Review of 'Fair Play' at Bush Theatre
This review was written on behalf of North West End UK and was originally published here.
Ella Road’s new play ‘Fair Play’ offers an incisive look into the world of women’s athletics and the lives of those who inhabit it. Premiering at the Bush Theatre, the show invites the audience to glimpse into the pressures and anxieties that these athletes deal with, having to contend with never-ending public scrutiny and judgement passed on their bodies, lifestyles and choices, on the track field and outside. Directed by Monique Touko and designed by Naomi Dawson, there is a searing rhythm to the evening that doesn’t let us look away for even a second.
The play opens with Ann (Nick King), a young Black girl who has joined a local running club in London. Here, she meets Sophie (Charlotte Beaumont) has been training for a while. Both these young girls are short-distance runners in training and aspire to compete at a professional level. Whilst they share the same dream, they couldn’t be more different from each other. Sophie has been training since a very young age, lives a regimented life and swears by her coach Paul’s training routines. Running (and training) encapsulate every minute of every hour in her life, a passion that is supported by a financially secure family environment. On the other hand, Ann comes from a working-class family and must find time for school, household chores and Church whilst keeping up with a rigorous training schedule. The two make friends during their long hours on and off the field, training relentlessly to make the perfect lap time. As with any competitive sport, they are soon pitted against each other and their friendship suffers a blow. Ann goes through to the World Championship on her own accord whilst Sophie squeezes in with a wildcard entry. However, a routine screening test throws up an ‘abnormal’ result for Ann, who is subsequently disqualified from the race and banned from competing. With all her hard work and breakthrough success now being reduced to an ‘unfair physical advantage’ due to excessive testosterone in her body, Ann struggles with the growing media attention and public opinion. She laments the lack of solidarity shown by Sophie, who continues to focus on running given the opportunities that have come up with Ann’s exclusion.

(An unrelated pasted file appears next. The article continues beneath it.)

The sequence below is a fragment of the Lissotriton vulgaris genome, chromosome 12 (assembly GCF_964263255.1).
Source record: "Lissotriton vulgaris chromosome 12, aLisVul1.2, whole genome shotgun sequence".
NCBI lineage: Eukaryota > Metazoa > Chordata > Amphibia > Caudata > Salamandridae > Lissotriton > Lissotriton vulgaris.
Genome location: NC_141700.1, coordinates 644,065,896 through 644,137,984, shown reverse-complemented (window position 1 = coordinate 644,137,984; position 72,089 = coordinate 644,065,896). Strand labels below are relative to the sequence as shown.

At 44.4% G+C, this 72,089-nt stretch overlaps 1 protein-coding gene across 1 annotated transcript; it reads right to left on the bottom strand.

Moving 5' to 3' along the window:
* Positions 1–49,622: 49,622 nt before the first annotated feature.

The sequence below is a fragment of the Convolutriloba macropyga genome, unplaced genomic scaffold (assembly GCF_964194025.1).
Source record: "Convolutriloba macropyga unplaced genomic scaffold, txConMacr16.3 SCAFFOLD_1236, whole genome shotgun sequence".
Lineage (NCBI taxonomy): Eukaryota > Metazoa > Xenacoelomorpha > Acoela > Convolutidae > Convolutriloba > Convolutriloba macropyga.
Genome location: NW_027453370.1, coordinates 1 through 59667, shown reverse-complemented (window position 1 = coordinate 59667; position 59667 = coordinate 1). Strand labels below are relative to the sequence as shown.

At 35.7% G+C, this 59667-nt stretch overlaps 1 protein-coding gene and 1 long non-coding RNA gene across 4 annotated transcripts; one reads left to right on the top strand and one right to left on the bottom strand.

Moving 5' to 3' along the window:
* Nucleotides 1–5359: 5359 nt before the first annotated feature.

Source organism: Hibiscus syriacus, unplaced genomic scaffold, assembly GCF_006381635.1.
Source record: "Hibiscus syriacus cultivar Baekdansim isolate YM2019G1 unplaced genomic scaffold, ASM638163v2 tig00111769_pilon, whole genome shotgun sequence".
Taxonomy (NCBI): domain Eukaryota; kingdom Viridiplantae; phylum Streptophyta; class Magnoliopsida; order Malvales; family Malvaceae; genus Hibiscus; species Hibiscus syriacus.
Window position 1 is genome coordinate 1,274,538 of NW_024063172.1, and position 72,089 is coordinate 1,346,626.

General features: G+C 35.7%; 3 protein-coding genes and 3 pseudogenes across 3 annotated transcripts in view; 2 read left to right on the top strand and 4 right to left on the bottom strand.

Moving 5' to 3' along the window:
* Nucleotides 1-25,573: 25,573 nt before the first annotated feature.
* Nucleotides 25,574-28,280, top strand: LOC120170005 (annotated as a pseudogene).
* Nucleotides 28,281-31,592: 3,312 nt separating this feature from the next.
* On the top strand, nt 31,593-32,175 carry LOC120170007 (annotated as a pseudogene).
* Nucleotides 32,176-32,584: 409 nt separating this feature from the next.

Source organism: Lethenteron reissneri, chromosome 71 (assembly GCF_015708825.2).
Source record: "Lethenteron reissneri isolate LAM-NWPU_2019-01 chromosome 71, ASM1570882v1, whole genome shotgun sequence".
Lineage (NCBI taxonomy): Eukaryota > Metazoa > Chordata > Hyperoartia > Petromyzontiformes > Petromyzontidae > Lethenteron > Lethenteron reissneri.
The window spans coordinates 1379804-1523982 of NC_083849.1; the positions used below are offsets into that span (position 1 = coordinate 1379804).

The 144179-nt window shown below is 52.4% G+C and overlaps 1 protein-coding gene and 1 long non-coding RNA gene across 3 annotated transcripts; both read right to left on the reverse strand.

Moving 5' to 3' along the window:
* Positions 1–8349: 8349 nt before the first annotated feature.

Photo: Ali Wright
NicK King delivers a moving, emotionally charged performance as Ann, bringing forth the character’s emotional growth as she slowly comes into her own and begins to question the systems who are telling her otherwise. Charlotte Beaumont slips into Sophie’s shoes completely, balancing the character’s confident, self-assured exterior with a more vulnerable and volatile inner state. Road’s text is as political as it is personal, bringing out the story’s central argument by focusing on her characters’ relationship with their own bodies and their response to how others see them. She contextualizes the role played by gender, race and economic class into informing this ‘gaze’ through a clever juxtaposition of the two characters’ socio-economic and cultural backgrounds. Her writing also encapsulates the frenetic pace of Ann and Sophie’s world – short, intense scenes with brisk dialogues are interspersed with some relaxed ‘breaks’ in action – and masterfully captures the passage of time in between. This is backed by Touko’s precise direction, which blends the distinct rhythm of each performer’s spoken word and movements through swift transitions. Matt Haskin’s light design and Giles Thomas’ sound design work in tandem to weave us in and out of these transitions effortlessly. Every single moment we witness on stage is imbued with precision and intent, and for this, we must credit the entire creative team who put it together.
To summarize, Fair Play offers a searing commentary on how female athletes are subjected to a relentless physical, emotional and moral examination by different stakeholders in the sport. With measured performances, an eclectic production design and dynamic movement direction, we are confronted by the central question – who gets to control what the female body is and why?
You can watch Fair Play at the Bush Theatre till 22nd January 2022. Learn more and book your tickets here: https://www.bushtheatre.co.uk/event/fair-play-2021/
Reviewer: Gaurav Singh Nijjer
Reviewed: 8th December 2021
North West End UK Rating: ★★★★★